Is metformin the fountain of youth?

Growing up, I was an avid listener of Paul Harvey. My parents would turn on the radio every morning so I could listen to “the rest of the story.” I would eat my breakfast on the floor, sitting in front of the radio- as if by sitting closer would bring me closer to the story. Each time I click onto the Apple Podcast app and open my preferred non-medical show, Tim Ferriss brings me back to my childhood living room floor. As much as I enjoy the conversation, education, and insight into all manner of topics, when a topic wades into an area I have some knowledge of, I start to ear a different story. 

The breadth and depth of discussion are what I’ve come to enjoy the most with the renaissance of this form of media. Because of the opportunities available to expand on ideas and hold a discussion, we’re often left with more questions than answers.  For me, the most enjoyable aspects of this are when the discussions wade into areas where I have some expertise. Each time any discussion involves a medication, drug (illicit or otherwise), supplement, or anything of a similar nature, I’ve started to compile a list of the things discussed. While the list continues to grow, there are items that routinely come up. One of which is the use of metformin as an agent to target aging. 

In a recent episode, Dr. Peter Attia and Tim Ferriss discussed a wide range of fascinating topics. One which caught my attention was their discussion of metformin to essentially “treat” aging. Precisely, how Dr. Attia has begun to question its impact on aging.

A better life, not longer life

Healthspan is used to describe the length of time that an individual’s life is spent in good health. That is free from the chronic diseases and disabilities of aging. One’s lifespan is divided into this period of healthspan followed by the onset of one or more age-related diseases. The intent of the research into “anti-aging” drugs isn’t necessarily seeking never-ending life, but rather extending the period of healthspan. A number of drugs have been studied in animal models in various stages of life and their impacts on changes to lifespan.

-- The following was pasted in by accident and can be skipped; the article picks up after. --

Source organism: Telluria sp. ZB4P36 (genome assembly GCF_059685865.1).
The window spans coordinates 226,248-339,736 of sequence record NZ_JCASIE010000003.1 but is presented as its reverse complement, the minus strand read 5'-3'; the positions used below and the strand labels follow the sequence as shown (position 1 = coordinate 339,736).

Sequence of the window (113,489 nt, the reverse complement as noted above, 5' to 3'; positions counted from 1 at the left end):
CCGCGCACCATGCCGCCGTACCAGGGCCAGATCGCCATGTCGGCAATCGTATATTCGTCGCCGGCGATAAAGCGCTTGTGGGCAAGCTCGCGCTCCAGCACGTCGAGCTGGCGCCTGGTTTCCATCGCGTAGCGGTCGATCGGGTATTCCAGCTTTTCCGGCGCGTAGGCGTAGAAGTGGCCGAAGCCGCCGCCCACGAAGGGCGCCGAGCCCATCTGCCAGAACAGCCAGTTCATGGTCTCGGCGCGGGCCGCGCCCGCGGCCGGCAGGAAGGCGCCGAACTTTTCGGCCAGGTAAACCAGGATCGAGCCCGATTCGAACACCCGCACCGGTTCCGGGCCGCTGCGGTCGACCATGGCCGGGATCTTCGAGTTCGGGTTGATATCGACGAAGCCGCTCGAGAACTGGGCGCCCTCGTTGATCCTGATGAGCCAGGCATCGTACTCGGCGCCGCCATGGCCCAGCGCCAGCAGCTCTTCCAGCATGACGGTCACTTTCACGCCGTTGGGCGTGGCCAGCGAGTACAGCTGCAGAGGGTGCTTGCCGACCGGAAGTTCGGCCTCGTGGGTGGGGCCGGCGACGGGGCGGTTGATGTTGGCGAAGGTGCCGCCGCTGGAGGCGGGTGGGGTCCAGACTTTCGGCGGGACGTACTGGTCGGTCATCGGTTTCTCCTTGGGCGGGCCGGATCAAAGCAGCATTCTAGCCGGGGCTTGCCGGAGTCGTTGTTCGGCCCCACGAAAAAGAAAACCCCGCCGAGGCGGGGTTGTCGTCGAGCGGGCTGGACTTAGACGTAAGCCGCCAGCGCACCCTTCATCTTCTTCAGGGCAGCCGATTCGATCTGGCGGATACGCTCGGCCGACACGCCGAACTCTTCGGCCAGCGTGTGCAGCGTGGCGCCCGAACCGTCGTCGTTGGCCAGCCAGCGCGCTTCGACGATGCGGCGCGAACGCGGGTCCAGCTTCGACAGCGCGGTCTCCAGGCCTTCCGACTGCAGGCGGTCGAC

In the discussion regarding this research, two medications are discussed in detail. Those medications are rapamycin and metformin. Before jumping into metformin, I want to call attention to rapamycin. If you are like me, rapamycin likely rings a bell, but you can’t quite pinpoint where you’ve heard it before. You’d be relieved to learn that rapamycin is a familiar drug otherwise known as SIROLIMUS. Without discussing the animal models of sirolimus for improving life-span, you can imagine whatever benefits are observed are offset (and then some) by the adverse events and toxicity of the drug. I can only speculate why the research largely refers to the compound as rapamycin and not its common name.

Metformin, the fountain of youth – if you have diabetes

Metformin, being the other hotly touted drug for improving healthspan has a much more favorable tolerance profile than sirolimus. Our understanding of the actions of metformin in this space is similar to that in diabetes: not fully elucidated. The frequent description of the particular action of metformin involves inhibition of complex I of the electron transport chain.[1-2] When I initially read this, I would have assumed this would be a negative action of metformin by decreasing mitochondrial respiration. But the hypothesis calls on the concept of hormesis to describe this favorable effect. By actually generating inflammation and oxygen radicals in the tissue which promotes an adaptive response through the development of long-term reduction in oxidative stress.

While the mechanism of action for improving healthspan isn’t known, the effects of metformin have been supported in humans. Many pharmacists are already familiar with these positive effects of metformin: improved overall survival of patients with Type 2 DM taking metformin, decreased the risk of all-cause mortality and CV morbidity, cancer incidence, and cognitive decline.[3-8] However, these benefits appear to be exclusive to patients who already have diabetes and have not been demonstrated in humans without diabetes.

In fact, in human subjects without diabetes, metformin appears to have negative effects. In a randomized, double‐blind trial, of men and women in their mid-60s without diabetes, participants were given metformin or placebo and performed 14 weeks of progressive resistance exercise training (PRT).[9] The placebo group outperformed the metformin group in several measures of PRT: placebo gained more lean body mass (p = 0.003) and thigh muscle mass (p < 0.001). There was a trend for blunted strength gains in metformin and did not impact satellite cell or macrophage abundance. The authors concluded that “these results underscore the benefits of PRT in older adults, but metformin negatively impacts the hypertrophic response to resistance training in healthy older individuals.”